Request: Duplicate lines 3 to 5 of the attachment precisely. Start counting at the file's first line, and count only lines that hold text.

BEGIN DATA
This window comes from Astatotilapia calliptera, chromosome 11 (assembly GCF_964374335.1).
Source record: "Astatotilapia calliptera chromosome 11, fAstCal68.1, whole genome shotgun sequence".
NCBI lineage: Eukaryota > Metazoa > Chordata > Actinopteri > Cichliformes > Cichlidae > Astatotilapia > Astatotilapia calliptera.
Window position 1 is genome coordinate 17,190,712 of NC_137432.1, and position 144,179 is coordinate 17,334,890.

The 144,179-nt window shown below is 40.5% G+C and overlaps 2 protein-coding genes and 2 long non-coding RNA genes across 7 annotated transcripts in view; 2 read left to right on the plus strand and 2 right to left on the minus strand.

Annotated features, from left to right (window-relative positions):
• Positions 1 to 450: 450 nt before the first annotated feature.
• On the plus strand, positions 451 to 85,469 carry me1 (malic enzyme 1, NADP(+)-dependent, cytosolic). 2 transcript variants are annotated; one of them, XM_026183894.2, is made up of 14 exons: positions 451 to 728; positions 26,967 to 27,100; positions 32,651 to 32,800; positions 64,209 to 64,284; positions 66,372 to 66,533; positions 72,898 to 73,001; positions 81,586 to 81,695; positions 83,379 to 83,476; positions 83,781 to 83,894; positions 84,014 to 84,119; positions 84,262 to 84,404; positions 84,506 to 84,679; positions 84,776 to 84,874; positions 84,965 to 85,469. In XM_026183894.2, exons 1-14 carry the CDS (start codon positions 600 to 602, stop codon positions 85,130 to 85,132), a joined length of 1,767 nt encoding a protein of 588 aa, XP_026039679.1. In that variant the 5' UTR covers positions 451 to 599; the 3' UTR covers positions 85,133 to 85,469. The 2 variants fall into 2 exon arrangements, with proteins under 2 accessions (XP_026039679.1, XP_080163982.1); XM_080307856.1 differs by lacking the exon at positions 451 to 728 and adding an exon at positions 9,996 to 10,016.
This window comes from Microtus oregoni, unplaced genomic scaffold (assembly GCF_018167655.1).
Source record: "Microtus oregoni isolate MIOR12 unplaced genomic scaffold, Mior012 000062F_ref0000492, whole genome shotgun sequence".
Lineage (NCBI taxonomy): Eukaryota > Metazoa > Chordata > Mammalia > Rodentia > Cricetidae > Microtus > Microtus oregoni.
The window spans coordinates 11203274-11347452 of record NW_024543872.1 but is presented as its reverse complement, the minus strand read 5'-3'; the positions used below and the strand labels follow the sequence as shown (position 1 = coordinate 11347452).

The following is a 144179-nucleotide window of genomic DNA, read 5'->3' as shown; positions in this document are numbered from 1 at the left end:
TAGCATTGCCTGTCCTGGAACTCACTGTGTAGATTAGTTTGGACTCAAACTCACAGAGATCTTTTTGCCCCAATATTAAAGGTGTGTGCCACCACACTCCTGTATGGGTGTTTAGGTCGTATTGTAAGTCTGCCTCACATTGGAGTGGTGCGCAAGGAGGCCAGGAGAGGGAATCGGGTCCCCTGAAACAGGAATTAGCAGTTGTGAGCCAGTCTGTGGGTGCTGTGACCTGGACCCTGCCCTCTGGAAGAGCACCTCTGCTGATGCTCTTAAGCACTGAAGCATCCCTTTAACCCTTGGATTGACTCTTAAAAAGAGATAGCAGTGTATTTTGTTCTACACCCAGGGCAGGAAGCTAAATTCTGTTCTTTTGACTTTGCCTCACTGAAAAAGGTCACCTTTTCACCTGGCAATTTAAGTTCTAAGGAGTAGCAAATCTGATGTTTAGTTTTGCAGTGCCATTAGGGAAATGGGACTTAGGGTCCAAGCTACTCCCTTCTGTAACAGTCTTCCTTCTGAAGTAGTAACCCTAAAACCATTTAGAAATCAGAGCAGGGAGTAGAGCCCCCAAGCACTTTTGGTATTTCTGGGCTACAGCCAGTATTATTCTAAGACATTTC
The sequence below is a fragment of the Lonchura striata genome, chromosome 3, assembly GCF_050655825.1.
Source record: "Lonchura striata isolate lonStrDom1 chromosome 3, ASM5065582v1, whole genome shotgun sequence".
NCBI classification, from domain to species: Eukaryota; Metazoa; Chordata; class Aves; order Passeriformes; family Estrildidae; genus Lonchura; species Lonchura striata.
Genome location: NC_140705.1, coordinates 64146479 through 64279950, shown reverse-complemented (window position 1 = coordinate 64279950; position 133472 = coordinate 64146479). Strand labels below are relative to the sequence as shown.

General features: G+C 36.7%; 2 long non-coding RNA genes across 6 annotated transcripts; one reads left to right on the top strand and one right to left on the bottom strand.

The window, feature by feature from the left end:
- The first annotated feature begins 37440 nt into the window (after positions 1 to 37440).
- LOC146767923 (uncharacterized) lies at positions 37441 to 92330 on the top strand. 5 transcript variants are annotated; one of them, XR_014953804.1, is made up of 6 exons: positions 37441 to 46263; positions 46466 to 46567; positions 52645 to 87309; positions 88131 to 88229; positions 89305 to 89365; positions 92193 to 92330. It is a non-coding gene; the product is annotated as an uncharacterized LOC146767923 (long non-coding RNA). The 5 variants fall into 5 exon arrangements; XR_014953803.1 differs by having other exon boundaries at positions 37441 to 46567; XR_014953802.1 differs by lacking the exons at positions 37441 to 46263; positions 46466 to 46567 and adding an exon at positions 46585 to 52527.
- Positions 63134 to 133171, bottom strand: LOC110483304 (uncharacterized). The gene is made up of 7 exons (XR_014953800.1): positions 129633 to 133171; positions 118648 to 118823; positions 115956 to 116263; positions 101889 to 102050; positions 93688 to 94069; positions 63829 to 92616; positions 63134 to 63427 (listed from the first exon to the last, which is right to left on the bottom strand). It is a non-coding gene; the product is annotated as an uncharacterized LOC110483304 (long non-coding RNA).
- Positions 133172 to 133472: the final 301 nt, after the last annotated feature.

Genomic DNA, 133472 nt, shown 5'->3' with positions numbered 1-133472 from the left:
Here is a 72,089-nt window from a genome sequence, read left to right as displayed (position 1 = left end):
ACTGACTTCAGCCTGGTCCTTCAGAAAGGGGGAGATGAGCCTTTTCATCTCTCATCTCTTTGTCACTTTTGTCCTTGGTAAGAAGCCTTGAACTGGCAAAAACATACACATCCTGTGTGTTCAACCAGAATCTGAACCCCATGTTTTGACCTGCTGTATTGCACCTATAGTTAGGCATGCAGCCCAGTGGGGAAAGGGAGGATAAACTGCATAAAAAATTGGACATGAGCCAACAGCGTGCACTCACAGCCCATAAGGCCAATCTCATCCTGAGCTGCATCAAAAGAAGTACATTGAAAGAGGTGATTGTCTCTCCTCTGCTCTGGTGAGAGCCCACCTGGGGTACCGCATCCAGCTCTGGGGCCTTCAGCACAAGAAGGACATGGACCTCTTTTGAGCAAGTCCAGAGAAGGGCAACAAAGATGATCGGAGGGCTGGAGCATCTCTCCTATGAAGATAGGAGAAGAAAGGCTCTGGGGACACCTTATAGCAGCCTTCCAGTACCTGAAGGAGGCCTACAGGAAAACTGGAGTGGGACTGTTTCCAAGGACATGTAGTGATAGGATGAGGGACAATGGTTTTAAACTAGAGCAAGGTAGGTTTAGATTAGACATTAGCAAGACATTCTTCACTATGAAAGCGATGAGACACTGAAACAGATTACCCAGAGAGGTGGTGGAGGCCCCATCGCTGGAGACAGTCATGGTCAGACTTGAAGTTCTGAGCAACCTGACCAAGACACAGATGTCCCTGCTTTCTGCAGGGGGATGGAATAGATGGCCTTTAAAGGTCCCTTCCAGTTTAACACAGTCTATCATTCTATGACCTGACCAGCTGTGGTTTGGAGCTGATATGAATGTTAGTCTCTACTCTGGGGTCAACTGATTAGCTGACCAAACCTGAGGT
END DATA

NCBI lineage: Eukaryota > Metazoa > Chordata > Actinopteri > Cichliformes > Cichlidae > Astatotilapia > Astatotilapia calliptera.
Window position 1 is genome coordinate 17,190,712 of NC_137432.1, and position 144,179 is coordinate 17,334,890.

The 144,179-nt window shown below is 40.5% G+C and overlaps 2 protein-coding genes and 2 long non-coding RNA genes across 7 annotated transcripts in view; 2 read left to right on the plus strand and 2 right to left on the minus strand.